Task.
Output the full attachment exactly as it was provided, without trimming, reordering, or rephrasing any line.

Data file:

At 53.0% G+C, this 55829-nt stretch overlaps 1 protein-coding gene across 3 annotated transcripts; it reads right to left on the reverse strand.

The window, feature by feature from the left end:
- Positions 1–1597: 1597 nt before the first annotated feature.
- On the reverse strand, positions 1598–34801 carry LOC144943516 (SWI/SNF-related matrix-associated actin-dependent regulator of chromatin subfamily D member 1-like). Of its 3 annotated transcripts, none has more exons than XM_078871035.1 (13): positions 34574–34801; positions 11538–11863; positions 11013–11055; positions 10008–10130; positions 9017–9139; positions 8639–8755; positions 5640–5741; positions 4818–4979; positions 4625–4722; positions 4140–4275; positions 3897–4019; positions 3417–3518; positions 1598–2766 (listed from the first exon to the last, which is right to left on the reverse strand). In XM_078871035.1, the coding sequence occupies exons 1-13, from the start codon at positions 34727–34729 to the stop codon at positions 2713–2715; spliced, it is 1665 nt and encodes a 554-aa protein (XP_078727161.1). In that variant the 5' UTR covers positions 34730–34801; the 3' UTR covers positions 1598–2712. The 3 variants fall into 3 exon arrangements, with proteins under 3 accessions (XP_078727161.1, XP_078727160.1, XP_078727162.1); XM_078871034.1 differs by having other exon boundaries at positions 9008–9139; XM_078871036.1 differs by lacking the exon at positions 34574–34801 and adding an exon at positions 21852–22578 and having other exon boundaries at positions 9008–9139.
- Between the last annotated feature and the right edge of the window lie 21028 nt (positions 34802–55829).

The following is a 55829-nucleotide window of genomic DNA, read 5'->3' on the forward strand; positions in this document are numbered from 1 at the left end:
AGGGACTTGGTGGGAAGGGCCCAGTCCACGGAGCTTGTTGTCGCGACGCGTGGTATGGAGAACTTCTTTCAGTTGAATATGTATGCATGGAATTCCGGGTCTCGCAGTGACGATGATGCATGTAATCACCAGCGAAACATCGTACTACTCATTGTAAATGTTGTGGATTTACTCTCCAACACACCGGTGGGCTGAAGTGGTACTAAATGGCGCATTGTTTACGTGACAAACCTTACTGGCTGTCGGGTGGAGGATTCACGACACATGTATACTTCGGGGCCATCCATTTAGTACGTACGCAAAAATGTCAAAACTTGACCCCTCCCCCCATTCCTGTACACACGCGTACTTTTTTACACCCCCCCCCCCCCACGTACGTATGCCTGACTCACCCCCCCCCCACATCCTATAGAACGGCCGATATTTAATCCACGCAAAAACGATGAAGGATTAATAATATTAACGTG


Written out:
At 53.0% G+C, this 55829-nt stretch overlaps 1 protein-coding gene across 3 annotated transcripts; it reads right to left on the reverse strand.

The window, feature by feature from the left end:
- Positions 1–1597: 1597 nt before the first annotated feature.
- On the reverse strand, positions 1598–34801 carry LOC144943516 (SWI/SNF-related matrix-associated actin-dependent regulator of chromatin subfamily D member 1-like). Of its 3 annotated transcripts, none has more exons than XM_078871035.1 (13): positions 34574–34801; positions 11538–11863; positions 11013–11055; positions 10008–10130; positions 9017–9139; positions 8639–8755; positions 5640–5741; positions 4818–4979; positions 4625–4722; positions 4140–4275; positions 3897–4019; positions 3417–3518; positions 1598–2766 (listed from the first exon to the last, which is right to left on the reverse strand). In XM_078871035.1, the coding sequence occupies exons 1-13, from the start codon at positions 34727–34729 to the stop codon at positions 2713–2715; spliced, it is 1665 nt and encodes a 554-aa protein (XP_078727161.1). In that variant the 5' UTR covers positions 34730–34801; the 3' UTR covers positions 1598–2712. The 3 variants fall into 3 exon arrangements, with proteins under 3 accessions (XP_078727161.1, XP_078727160.1, XP_078727162.1); XM_078871034.1 differs by having other exon boundaries at positions 9008–9139; XM_078871036.1 differs by lacking the exon at positions 34574–34801 and adding an exon at positions 21852–22578 and having other exon boundaries at positions 9008–9139.
- Between the last annotated feature and the right edge of the window lie 21028 nt (positions 34802–55829).

The following is a 55829-nucleotide window of genomic DNA, read 5'->3' on the forward strand; positions in this document are numbered from 1 at the left end:
AGGGACTTGGTGGGAAGGGCCCAGTCCACGGAGCTTGTTGTCGCGACGCGTGGTATGGAGAACTTCTTTCAGTTGAATATGTATGCATGGAATTCCGGGTCTCGCAGTGACGATGATGCATGTAATCACCAGCGAAACATCGTACTACTCATTGTAAATGTTGTGGATTTACTCTCCAACACACCGGTGGGCTGAAGTGGTACTAAATGGCGCATTGTTTACGTGACAAACCTTACTGGCTGTCGGGTGGAGGATTCACGACACATGTATACTTCGGGGCCATCCATTTAGTACGTACGCAAAAATGTCAAAACTTGACCCCTCCCCCCATTCCTGTACACACGCGTACTTTTTTACACCCCCCCCCCCCCACGTACGTATGCCTGACTCACCCCCCCCCCACATCCTATAGAACGGCCGATATTTAATCCACGCAAAAACGATGAAGGATTAATAATATTAACGTG